Kotiharjun Sauna, Helsinki

Looking at the sky tonight, I think about Origen of Alexandria, the philosopher who believed the stars were rational creatures and the sun could sing. Maybe we’ve lost something over the past two thousand years, some critical capacity for wonder.

I’ve started reading Seeing Is Forgetting the Name of the Thing One Sees, Lawrence Weschler’s collection of interviews with the artist Robert Irwin. “The wonder is still there,” Irwin says again and again.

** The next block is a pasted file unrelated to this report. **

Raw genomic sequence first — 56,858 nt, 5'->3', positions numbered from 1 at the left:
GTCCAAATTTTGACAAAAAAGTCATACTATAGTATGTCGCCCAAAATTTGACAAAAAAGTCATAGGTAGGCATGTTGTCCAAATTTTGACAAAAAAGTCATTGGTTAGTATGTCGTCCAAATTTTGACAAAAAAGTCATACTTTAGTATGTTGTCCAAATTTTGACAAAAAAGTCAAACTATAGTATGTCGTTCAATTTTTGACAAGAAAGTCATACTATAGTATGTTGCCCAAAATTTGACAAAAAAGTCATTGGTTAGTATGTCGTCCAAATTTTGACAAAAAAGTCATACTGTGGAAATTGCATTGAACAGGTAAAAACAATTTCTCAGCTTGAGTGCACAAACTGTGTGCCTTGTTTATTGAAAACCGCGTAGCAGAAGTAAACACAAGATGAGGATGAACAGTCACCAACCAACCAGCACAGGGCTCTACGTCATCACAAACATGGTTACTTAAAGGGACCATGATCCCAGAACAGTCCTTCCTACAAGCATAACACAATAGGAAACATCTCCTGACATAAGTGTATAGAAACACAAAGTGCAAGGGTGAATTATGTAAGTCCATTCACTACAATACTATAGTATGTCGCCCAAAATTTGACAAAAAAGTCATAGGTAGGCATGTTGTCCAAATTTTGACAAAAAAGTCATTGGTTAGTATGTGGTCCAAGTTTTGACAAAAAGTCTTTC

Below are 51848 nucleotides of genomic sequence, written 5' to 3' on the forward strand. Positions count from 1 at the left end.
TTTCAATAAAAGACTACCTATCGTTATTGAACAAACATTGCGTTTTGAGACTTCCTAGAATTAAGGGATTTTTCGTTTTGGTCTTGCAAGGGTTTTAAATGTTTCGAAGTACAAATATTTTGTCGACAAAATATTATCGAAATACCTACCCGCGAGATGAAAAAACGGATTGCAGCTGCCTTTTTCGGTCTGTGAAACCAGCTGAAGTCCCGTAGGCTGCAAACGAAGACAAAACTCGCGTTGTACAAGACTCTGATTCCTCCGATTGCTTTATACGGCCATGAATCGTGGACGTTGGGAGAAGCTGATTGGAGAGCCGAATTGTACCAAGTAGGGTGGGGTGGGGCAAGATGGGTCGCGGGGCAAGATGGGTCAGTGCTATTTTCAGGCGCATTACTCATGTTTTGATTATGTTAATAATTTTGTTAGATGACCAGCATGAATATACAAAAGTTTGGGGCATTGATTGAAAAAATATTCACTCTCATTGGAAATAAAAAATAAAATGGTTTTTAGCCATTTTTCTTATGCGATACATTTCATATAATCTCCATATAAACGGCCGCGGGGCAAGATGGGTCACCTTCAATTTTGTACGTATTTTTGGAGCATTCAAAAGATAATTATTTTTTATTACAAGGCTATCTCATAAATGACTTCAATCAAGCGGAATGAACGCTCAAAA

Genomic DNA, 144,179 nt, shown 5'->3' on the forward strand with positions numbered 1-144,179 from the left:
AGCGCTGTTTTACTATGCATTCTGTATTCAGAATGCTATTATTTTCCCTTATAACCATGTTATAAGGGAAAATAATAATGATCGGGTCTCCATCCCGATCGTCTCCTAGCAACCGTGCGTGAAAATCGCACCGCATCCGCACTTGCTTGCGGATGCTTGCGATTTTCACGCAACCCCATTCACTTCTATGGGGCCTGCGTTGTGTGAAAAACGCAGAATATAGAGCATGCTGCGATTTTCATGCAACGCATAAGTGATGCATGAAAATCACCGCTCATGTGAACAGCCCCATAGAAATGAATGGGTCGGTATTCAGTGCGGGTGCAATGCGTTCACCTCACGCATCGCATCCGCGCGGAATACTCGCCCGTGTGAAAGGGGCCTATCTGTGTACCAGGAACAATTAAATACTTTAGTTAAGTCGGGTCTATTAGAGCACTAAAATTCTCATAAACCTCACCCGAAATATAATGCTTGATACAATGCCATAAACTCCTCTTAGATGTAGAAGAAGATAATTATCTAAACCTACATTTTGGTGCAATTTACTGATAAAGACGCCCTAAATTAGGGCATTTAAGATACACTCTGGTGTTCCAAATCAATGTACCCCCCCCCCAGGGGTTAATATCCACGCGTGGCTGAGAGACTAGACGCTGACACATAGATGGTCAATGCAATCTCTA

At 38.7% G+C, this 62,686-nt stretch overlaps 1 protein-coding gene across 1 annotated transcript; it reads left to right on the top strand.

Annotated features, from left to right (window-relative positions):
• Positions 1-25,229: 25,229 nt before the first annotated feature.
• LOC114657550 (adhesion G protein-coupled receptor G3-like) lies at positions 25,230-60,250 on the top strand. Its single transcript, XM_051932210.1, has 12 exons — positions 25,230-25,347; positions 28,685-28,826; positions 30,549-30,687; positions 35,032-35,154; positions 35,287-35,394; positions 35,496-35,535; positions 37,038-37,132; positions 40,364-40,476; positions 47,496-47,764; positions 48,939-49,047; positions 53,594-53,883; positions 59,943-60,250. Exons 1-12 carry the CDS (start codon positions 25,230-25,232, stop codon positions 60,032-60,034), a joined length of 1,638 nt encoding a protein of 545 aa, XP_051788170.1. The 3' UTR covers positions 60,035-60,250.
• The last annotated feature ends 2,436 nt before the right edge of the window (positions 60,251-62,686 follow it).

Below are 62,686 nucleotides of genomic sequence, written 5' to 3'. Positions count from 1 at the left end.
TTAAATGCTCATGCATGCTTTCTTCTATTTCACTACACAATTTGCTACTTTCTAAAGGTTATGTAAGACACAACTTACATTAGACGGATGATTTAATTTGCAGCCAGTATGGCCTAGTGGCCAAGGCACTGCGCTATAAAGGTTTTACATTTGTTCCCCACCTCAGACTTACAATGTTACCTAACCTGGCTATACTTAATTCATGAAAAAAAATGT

In the sauna I chat with a wrinkly man about the unusual weather. “Still no snow,” he says. “Still a black winter.” He douses the rocks and we listen to the steam. At one o’clock in the morning, I visit the döner kebab stand in front of the train station. I talk with a Sioux from South Dakota and a Finn who logged some heavy time in Vegas. Cities are such fantastic inventions. The wonder is still here.

Further reading: Origen of Alexandria, black winter, Robert Irwin, and Seeing Is Forgetting the Name of the Thing One Sees.

Each day in 2020 I'm writing a short post for a series called Notes From the End of a World because I want to etch these uneasy times into my memory before I forget them. Before the world changes completely.

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